“Developing countries are most concerned that they get funds and technological support from developed countries,” he said. “On this issue, we are still having great difficulties and we have to put forth more effort.”

China has led the way in trying to persuade developed countries to set up financing mechanisms to help poorer nations cut emissions and adapt to climate change.

The issue remains a major stumbling-block in talks on a new global accord, with the United States and others reluctant to commit funds.

Xie told Chinese media on Tuesday that wider two-way talks would include a special high-level meeting on climate change, focused on discussing domestic and international policies and possible cooperation.

The U.S. delegation is in China for the sixth round of the U.S.-China Strategic and Economic Dialogue, which are high-level meetings on cooperation in areas from security to agriculture.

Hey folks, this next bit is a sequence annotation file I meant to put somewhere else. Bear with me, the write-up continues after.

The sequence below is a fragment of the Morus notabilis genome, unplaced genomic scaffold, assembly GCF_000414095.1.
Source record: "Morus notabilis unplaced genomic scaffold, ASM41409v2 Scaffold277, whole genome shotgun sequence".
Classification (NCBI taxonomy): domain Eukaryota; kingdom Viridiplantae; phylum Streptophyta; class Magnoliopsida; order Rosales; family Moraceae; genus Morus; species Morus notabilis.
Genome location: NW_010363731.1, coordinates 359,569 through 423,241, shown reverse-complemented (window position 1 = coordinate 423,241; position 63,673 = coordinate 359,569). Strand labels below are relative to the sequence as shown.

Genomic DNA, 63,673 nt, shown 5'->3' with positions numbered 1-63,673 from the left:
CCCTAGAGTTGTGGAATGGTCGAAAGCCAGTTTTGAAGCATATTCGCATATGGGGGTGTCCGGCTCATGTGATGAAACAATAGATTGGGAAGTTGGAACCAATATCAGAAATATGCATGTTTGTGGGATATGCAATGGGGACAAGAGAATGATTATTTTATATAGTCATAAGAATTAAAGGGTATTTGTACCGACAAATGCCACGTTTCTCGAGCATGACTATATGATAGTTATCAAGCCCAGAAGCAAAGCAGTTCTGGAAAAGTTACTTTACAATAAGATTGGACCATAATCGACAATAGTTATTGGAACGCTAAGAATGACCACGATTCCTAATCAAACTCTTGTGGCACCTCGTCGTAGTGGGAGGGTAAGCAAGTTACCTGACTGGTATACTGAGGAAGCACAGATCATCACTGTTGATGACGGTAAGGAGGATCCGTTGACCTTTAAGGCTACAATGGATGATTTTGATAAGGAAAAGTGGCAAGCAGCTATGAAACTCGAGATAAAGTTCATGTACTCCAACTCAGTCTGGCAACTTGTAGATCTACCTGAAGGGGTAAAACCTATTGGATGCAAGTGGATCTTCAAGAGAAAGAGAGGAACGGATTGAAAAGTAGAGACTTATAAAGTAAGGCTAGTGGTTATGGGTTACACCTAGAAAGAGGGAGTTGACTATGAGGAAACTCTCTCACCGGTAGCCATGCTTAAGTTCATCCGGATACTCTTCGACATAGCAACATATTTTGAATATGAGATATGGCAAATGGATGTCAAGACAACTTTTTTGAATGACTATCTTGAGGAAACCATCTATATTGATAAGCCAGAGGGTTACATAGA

(Additional reporting by Michael Martina and Kathy Chen in Beijing; Editing by Ros Krasny and Clarence Fernandez)

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« Reply #1128 on: Jul 09, 2014, 06:52 AM »

Doctors look to technology — including Jeopardy-winning supercomputer — to battle Ebola outbreak

By Monica Mark, The Guardian
Wednesday, July 9, 2014 3:35 EDT

From supercomputers to smartphones, technology could play greater role in combating spread of disease in west Africa

A Jeopardy-winning supercomputer is among technologies that could help prevent future Ebola epidemics such as the outbreak that has killed more than 460 people in Sierra Leone, Guinea and Liberia.

Doctors have called for greater use of emerging technologies to curb the outbreak, and said many cases were going undetected as victims opted for self-help or traditional cures.

“Emerging technologies can help early-warning systems, outbreak response and communication between healthcare providers, wildlife and veterinary professionals,” four doctors at the Mercy hospital research laboratory in the Sierra Leone city of Bo wrote in the Lancet.

The team, headed by a US-based specialist, Karen Jacobsen, said smartphones should play a greater role in combating the disease.

“Our laboratory and others in the region have shown that routine syndromic surveillance systems can be designed to rely on mobile phones which have become ubiquitous in west Africa,” they wrote. Researchers forecast that mobile internet use in Africa will increase 20-fold in the next five years – double the rate of growth in the rest of the world.